How Manufacturers Prepare for Supply Chain Disruption with Ocean Visibility
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Supply chain disruptions are now a regular part of freight shipping, but they still dramatically impact the supply chain network. When it comes to manufacturers trying to get key parts and materials for their products, each disruption makes a big difference. Many times, these parts are shipped from around the globe, with containers often delayed by slow steaming, stuck at ports or worse. What can manufacturers do to minimise these disruptions on their supply chain? We broke down the best practices for manufacturing when it comes to ocean freight shipping.
Boost supply chain resilience through visibility
Utilising a sophisticated end-to-end visibility solution is the foundation for many other strategies that can make your supply chain more resilient to disruptions. Ocean shipping is typically not the only mode utilised by manufacturers but part of a multimodal journey. It is important to use a visibility solution that uses door-to-door tracking, not port-to-port — more specifically, having a single pane of glass for your tracking, real-time connectivity for each leg of the multimodal journey and predictive ETAs that are more accurate than carrier ETAs are critical. In turn, manufacturers can know exactly where their raw materials are in the shipping journey and when they will arrive, allowing them to fulfill their orders faster and more efficiently.
Reduce time to recover
One metric key for manufacturers is time to recover. “The ability to measure the days it takes to return to normal after a disruption is a big deal,” said Todd Simms, VP of Industry Solutions at FourKites, “How do I continue to narrow that variation? It could be a competitive advantage, it can enhance customer experience. With greater transparency, you can do that.”
One way is by proactively addressing delays, not reactively. End-to-end visibility solutions provide a vast amount of data and information and using the data to act quickly is extremely important. In the case of ocean freight shipping, managing ocean exceptions proactively allows you to minimise the impact of delays or disruptions to your overall supply chain, increasing your product availability and customer satisfaction as well as decreasing your dwell time and time to recover. Reducing time to recover by days or weeks increases the time available to market the product and gain competitive advantages.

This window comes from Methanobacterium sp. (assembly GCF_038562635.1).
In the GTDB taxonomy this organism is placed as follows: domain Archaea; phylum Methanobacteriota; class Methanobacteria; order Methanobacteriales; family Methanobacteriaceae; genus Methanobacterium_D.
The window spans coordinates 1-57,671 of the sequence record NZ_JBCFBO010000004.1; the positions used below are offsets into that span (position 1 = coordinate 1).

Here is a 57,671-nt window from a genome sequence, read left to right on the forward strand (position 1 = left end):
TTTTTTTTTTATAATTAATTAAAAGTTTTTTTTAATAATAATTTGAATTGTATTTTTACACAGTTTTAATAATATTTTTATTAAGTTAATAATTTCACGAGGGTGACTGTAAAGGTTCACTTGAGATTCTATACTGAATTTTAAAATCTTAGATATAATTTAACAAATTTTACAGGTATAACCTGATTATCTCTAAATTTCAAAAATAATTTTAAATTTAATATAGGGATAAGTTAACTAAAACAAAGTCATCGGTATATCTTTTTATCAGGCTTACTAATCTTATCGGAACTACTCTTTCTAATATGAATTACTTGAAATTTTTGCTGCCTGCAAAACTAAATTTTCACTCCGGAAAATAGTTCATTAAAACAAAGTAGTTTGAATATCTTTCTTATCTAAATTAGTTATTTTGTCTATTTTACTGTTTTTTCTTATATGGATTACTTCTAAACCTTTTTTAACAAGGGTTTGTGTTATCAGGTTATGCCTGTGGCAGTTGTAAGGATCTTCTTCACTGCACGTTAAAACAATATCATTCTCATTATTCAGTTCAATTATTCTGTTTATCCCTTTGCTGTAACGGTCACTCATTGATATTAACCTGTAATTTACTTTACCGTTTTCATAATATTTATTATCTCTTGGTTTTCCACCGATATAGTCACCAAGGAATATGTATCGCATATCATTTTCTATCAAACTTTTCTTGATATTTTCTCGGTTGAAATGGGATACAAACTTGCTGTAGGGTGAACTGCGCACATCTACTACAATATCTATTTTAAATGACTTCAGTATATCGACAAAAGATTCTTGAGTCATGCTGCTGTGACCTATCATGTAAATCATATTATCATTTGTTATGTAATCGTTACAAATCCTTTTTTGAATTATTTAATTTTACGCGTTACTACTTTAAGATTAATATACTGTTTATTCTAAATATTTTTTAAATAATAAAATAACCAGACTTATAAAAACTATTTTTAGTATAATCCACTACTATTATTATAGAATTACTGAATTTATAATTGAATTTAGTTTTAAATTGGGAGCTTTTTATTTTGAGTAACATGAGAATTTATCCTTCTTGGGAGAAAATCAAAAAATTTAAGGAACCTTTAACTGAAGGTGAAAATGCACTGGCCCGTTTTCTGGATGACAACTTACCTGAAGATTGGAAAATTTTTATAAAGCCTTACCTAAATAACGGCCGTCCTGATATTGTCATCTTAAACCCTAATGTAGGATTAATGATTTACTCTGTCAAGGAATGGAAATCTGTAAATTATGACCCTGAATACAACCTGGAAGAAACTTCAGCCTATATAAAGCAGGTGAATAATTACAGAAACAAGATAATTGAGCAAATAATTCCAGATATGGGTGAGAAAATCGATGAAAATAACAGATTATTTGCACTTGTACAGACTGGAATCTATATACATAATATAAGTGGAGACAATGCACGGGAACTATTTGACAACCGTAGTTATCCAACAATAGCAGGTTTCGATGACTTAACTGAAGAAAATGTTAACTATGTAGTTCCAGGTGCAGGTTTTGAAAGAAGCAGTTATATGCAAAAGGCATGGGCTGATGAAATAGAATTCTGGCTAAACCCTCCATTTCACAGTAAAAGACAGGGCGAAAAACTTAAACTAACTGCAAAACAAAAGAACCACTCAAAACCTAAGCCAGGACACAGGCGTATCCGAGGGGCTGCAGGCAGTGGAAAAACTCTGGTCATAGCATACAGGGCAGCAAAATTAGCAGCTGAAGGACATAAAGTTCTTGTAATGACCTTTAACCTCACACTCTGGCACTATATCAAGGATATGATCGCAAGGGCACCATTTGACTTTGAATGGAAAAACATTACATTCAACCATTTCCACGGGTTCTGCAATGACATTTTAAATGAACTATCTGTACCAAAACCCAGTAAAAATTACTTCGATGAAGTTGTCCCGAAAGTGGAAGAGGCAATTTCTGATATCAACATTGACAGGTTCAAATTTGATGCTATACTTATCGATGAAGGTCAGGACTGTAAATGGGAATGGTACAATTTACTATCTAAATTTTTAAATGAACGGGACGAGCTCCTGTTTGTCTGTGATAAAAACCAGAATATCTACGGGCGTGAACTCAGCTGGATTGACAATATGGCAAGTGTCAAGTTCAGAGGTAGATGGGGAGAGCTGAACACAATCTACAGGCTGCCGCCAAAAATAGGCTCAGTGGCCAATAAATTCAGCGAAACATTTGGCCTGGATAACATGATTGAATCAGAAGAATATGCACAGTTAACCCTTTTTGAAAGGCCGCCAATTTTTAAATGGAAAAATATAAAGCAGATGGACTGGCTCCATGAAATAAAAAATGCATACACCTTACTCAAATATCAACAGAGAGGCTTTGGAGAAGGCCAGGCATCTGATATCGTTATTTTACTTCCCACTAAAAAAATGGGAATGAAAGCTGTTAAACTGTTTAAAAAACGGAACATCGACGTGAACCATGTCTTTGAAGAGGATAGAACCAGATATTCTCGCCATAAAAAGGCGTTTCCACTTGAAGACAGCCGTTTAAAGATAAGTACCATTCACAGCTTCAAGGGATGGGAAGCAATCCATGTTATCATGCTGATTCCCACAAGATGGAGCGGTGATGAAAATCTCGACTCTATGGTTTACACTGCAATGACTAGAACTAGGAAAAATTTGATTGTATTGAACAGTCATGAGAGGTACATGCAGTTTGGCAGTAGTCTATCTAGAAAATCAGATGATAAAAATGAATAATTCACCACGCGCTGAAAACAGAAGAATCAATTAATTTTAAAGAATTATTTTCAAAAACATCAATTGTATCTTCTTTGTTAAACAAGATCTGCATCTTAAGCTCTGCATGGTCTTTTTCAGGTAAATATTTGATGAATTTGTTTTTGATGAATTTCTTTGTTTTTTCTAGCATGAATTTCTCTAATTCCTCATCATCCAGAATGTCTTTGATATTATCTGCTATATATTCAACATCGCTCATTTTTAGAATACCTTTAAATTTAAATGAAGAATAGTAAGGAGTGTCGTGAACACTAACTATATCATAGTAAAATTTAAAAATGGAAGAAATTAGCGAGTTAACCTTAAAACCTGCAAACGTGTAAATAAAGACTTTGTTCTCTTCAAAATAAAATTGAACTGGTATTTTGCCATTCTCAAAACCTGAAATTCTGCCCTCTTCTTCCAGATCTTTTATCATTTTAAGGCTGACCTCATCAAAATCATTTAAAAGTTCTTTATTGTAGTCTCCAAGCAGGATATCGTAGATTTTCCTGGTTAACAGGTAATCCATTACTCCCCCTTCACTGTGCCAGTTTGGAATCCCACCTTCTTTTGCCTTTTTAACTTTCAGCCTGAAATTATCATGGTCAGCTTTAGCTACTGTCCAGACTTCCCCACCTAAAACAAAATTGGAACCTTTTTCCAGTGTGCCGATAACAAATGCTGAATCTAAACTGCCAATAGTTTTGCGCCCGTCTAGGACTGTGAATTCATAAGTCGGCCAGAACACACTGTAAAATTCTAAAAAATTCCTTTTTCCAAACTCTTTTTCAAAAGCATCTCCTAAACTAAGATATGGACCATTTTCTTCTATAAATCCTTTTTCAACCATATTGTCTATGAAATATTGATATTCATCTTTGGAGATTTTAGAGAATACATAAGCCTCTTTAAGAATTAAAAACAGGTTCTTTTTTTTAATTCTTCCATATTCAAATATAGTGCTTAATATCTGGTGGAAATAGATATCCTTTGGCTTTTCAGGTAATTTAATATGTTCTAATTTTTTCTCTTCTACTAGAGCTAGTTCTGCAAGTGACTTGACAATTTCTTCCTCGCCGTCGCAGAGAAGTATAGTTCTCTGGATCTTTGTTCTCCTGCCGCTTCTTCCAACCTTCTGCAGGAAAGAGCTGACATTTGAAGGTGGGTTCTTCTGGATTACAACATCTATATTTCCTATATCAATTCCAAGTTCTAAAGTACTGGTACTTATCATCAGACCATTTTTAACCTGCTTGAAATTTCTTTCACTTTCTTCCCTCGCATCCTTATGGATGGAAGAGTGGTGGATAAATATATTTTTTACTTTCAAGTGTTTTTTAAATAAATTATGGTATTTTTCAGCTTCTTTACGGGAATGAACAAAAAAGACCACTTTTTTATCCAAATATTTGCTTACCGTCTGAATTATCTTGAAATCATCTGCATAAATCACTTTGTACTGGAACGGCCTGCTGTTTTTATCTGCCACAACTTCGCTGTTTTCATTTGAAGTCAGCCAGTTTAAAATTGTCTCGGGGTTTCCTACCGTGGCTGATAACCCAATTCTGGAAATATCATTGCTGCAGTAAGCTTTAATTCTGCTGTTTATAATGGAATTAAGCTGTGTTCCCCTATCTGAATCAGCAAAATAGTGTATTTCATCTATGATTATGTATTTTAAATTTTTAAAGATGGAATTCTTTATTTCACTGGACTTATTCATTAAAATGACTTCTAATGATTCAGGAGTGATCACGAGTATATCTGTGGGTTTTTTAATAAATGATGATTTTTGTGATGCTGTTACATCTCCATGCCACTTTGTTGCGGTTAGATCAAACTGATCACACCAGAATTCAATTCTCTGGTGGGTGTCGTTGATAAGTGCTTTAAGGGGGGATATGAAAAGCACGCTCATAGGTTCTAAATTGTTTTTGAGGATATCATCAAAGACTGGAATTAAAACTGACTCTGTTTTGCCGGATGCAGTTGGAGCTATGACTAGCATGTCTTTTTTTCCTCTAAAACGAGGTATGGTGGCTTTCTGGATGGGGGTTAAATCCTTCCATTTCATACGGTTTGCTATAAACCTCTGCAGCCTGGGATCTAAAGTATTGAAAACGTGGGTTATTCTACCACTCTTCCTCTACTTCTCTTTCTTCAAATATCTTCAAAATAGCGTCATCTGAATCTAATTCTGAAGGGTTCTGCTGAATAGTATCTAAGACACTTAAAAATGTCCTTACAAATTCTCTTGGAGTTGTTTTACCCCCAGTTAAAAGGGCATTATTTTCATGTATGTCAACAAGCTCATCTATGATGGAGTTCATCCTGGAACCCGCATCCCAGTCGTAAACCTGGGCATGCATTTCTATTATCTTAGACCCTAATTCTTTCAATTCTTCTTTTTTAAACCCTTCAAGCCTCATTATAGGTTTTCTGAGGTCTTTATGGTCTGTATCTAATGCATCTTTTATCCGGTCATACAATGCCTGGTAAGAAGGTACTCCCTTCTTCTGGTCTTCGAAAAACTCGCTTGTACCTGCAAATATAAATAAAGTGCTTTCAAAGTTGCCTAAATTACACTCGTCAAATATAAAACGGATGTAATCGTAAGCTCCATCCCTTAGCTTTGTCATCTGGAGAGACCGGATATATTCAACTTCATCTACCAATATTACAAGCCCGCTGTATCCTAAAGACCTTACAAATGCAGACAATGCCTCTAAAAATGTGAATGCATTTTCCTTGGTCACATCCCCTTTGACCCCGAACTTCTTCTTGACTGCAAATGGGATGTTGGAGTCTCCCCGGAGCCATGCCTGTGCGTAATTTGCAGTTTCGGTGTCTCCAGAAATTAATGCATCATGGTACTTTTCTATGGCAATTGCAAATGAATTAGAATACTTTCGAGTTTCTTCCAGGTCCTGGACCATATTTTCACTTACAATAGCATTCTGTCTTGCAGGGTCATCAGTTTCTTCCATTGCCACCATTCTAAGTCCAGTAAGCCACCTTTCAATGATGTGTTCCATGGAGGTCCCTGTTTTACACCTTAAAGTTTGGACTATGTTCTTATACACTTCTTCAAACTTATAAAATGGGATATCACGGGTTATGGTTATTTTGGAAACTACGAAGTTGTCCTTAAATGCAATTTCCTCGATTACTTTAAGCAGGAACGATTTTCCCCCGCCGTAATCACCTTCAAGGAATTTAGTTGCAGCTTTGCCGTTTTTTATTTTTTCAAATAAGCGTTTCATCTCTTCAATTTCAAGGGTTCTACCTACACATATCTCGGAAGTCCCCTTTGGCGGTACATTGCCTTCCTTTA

Optimise carriers, lanes or ports
With the number of disruptions happening on a regular basis, there is no way to avoid them completely. Another best practice for manufacturers is optimising your existing network — carriers, lanes and ports. Shippers can look at the network’s historical performance, especially during times of disruptions to see the impact of these disruptions. For example, FourKites looked at the Australia and Montreal-based labour strikes and the potential impact on shippers in the Western US ports if another strike would occur. In the case of the Montreal labour strikes, during the strike, the average dwell time in days at that port increased by 50%. By understanding and analysing this performance, shippers can see poor performing or risky areas and make changes accordingly. Another thing to consider is the number of suppliers you are using. While diversification is important, especially during disruptions, it also leads to weaknesses in your supply chain network. By analysing the historical performance of these suppliers, you are able to optimise the best ones for your unique supply chain.
Simms also recently spoke about a new trend in the manufacturing space, going regional. This hub-and-spoke model consists of a headquarters supporting multiple regional manufacturing facilities located closer to buyers and workers. When ocean chaos occurs, the time for recovery and costs are minimised with the regional approach as opposed to having increased dwell and ocean journey length by going to separate global facilities.
Optimise labor and operations planning
Labor shortages have been – and continue to be – a key challenge for manufacturers. With ocean visibility, shippers can reduce the guesswork of when inbound materials will arrive by tracking down the PO level, the most accurate predictive ETAs and real-time notification and alerts for the full end-to-end journey. Instead of scrambling when deliveries are early or very late, with this real-time information, operations teams can be more efficient in their labour headcount and operations planning.
What is clear is that supply chain disruptions will occur and reduce the agility of supply chain networks. With these best practices and by utilising a sophisticated end-to-end visibility solution, manufacturers can limit their exposure to these weaknesses and improve their supply chain’s resiliency, agility and time to recover.